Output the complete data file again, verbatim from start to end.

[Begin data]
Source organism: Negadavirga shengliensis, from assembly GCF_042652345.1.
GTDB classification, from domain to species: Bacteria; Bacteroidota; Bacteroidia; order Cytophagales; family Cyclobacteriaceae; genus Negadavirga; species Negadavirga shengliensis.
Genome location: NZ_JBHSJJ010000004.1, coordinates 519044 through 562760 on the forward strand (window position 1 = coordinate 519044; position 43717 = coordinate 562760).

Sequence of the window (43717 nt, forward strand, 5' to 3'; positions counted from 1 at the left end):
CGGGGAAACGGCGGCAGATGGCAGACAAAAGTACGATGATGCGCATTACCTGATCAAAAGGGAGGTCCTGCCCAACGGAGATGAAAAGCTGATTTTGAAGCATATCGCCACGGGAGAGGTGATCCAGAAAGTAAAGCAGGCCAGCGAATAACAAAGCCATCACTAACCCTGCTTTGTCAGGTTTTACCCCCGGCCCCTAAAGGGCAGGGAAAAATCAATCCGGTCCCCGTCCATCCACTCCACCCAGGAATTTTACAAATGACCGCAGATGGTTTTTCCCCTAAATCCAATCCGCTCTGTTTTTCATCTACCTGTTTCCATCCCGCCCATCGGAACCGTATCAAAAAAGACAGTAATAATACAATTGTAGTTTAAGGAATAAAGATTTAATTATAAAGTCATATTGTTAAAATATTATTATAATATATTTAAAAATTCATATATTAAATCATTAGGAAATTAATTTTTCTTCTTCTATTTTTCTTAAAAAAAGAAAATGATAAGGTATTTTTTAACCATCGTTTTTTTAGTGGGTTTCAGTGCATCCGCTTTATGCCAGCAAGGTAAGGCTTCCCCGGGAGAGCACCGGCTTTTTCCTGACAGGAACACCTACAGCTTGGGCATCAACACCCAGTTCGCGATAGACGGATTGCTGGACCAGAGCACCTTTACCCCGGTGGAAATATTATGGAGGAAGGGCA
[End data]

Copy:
Source organism: Negadavirga shengliensis, from assembly GCF_042652345.1.
GTDB classification, from domain to species: Bacteria; Bacteroidota; Bacteroidia; order Cytophagales; family Cyclobacteriaceae; genus Negadavirga; species Negadavirga shengliensis.
Genome location: NZ_JBHSJJ010000004.1, coordinates 519044 through 562760 on the forward strand (window position 1 = coordinate 519044; position 43717 = coordinate 562760).

Sequence of the window (43717 nt, forward strand, 5' to 3'; positions counted from 1 at the left end):
CGGGGAAACGGCGGCAGATGGCAGACAAAAGTACGATGATGCGCATTACCTGATCAAAAGGGAGGTCCTGCCCAACGGAGATGAAAAGCTGATTTTGAAGCATATCGCCACGGGAGAGGTGATCCAGAAAGTAAAGCAGGCCAGCGAATAACAAAGCCATCACTAACCCTGCTTTGTCAGGTTTTACCCCCGGCCCCTAAAGGGCAGGGAAAAATCAATCCGGTCCCCGTCCATCCACTCCACCCAGGAATTTTACAAATGACCGCAGATGGTTTTTCCCCTAAATCCAATCCGCTCTGTTTTTCATCTACCTGTTTCCATCCCGCCCATCGGAACCGTATCAAAAAAGACAGTAATAATACAATTGTAGTTTAAGGAATAAAGATTTAATTATAAAGTCATATTGTTAAAATATTATTATAATATATTTAAAAATTCATATATTAAATCATTAGGAAATTAATTTTTCTTCTTCTATTTTTCTTAAAAAAAGAAAATGATAAGGTATTTTTTAACCATCGTTTTTTTAGTGGGTTTCAGTGCATCCGCTTTATGCCAGCAAGGTAAGGCTTCCCCGGGAGAGCACCGGCTTTTTCCTGACAGGAACACCTACAGCTTGGGCATCAACACCCAGTTCGCGATAGACGGATTGCTGGACCAGAGCACCTTTACCCCGGTGGAAATATTATGGAGGAAGGGCA